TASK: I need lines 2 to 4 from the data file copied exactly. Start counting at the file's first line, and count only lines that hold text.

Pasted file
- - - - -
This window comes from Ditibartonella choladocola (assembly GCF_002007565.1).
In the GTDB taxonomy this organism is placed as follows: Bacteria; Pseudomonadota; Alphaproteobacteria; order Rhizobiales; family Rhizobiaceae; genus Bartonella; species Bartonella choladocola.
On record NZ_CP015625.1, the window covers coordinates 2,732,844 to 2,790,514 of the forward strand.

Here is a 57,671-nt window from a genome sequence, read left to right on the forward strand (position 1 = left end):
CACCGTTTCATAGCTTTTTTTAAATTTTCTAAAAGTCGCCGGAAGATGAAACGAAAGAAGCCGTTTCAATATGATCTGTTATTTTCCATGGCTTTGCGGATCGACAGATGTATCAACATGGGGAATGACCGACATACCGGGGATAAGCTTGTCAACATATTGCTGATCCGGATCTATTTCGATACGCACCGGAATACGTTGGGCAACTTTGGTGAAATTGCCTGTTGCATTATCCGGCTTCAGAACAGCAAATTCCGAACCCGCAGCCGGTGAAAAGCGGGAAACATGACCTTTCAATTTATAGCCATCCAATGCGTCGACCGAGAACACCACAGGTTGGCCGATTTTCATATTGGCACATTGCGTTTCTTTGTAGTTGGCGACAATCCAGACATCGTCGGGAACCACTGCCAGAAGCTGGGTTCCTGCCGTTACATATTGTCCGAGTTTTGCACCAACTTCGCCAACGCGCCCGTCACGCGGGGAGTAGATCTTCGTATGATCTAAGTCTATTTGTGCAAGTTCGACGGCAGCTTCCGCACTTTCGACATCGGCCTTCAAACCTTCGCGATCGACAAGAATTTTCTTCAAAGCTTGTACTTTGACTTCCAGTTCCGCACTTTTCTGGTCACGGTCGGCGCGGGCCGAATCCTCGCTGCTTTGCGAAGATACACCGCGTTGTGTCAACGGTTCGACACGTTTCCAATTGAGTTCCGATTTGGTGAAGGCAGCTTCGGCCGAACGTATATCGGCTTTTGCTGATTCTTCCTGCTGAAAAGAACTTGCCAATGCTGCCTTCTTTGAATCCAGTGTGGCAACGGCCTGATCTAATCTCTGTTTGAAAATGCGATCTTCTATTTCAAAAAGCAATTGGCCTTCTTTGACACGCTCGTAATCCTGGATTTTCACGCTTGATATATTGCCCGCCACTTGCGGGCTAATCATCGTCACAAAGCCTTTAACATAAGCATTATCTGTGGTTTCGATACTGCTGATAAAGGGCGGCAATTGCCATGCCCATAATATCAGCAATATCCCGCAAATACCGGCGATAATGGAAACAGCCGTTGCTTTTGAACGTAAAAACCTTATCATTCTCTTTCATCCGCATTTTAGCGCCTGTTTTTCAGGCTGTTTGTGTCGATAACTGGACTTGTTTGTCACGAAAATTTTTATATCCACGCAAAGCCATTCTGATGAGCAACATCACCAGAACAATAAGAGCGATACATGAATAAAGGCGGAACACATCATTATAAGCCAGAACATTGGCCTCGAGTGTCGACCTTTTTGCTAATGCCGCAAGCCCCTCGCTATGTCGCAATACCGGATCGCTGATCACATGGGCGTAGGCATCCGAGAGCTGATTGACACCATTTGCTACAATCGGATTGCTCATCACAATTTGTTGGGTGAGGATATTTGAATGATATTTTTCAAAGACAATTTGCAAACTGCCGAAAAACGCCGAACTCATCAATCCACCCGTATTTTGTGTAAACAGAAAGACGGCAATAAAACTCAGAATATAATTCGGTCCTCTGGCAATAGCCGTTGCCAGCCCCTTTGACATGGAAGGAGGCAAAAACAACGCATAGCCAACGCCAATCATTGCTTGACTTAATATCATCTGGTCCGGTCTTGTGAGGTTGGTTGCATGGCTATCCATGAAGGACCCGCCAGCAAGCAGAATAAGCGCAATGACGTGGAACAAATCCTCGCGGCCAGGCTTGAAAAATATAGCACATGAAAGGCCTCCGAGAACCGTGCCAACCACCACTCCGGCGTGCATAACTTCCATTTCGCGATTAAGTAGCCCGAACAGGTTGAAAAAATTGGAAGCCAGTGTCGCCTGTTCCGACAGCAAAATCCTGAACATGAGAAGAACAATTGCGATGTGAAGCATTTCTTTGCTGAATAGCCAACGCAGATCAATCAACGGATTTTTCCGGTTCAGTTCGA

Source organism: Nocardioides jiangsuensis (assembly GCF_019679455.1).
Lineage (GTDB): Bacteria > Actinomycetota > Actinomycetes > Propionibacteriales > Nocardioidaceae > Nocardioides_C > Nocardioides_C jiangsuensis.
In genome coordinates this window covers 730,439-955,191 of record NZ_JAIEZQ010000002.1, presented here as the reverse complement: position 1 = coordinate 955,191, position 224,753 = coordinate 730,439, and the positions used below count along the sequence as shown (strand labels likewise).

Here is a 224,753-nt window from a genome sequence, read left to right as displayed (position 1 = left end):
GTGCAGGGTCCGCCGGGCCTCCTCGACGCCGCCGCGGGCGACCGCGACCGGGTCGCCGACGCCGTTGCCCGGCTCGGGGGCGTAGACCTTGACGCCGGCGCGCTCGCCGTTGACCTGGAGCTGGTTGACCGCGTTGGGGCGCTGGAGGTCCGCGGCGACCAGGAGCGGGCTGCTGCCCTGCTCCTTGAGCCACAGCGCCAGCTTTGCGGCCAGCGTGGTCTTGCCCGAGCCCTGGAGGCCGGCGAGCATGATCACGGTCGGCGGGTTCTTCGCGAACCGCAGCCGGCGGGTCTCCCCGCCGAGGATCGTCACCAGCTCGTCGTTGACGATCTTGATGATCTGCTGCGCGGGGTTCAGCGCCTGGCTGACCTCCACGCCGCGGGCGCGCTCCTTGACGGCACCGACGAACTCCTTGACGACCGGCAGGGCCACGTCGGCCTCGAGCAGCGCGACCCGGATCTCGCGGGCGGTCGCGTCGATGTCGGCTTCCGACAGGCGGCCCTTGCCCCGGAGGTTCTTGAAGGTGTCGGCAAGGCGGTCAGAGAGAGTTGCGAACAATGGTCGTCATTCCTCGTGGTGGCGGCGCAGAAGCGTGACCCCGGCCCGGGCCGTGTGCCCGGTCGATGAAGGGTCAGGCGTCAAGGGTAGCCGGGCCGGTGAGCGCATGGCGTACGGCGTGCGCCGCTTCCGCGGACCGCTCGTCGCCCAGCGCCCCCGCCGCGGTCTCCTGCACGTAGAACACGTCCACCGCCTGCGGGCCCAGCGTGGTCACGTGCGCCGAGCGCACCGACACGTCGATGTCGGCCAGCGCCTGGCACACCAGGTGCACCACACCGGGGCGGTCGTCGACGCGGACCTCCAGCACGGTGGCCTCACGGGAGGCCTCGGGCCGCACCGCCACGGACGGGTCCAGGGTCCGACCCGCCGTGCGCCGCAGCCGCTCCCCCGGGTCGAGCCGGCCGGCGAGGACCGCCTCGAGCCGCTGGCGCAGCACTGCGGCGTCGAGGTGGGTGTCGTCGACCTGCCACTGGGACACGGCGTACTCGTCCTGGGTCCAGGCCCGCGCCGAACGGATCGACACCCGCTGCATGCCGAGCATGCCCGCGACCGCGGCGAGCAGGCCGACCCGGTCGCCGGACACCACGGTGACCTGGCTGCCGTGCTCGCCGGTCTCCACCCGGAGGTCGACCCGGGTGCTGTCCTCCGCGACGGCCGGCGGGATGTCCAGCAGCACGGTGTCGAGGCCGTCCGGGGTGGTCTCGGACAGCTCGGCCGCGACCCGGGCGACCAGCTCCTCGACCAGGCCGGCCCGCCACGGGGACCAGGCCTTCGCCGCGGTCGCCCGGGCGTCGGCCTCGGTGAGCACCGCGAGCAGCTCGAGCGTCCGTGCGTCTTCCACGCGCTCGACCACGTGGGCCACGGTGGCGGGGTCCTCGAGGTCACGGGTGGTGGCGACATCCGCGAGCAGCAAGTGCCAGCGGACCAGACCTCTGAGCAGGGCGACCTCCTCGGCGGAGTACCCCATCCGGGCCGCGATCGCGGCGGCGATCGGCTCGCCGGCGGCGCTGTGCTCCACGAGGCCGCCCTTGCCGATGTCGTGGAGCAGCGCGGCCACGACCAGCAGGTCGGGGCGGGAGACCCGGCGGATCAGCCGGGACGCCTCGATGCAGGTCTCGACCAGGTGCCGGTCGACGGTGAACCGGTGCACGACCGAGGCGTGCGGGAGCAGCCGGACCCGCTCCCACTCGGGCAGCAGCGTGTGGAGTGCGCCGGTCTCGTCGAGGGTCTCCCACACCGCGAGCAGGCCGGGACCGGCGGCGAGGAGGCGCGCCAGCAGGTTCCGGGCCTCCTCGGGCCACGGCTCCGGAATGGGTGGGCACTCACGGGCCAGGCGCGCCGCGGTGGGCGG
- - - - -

In the GTDB taxonomy this organism is placed as follows: Bacteria; Pseudomonadota; Alphaproteobacteria; order Rhizobiales; family Rhizobiaceae; genus Bartonella; species Bartonella choladocola.
On record NZ_CP015625.1, the window covers coordinates 2,732,844 to 2,790,514 of the forward strand.

Here is a 57,671-nt window from a genome sequence, read left to right on the forward strand (position 1 = left end):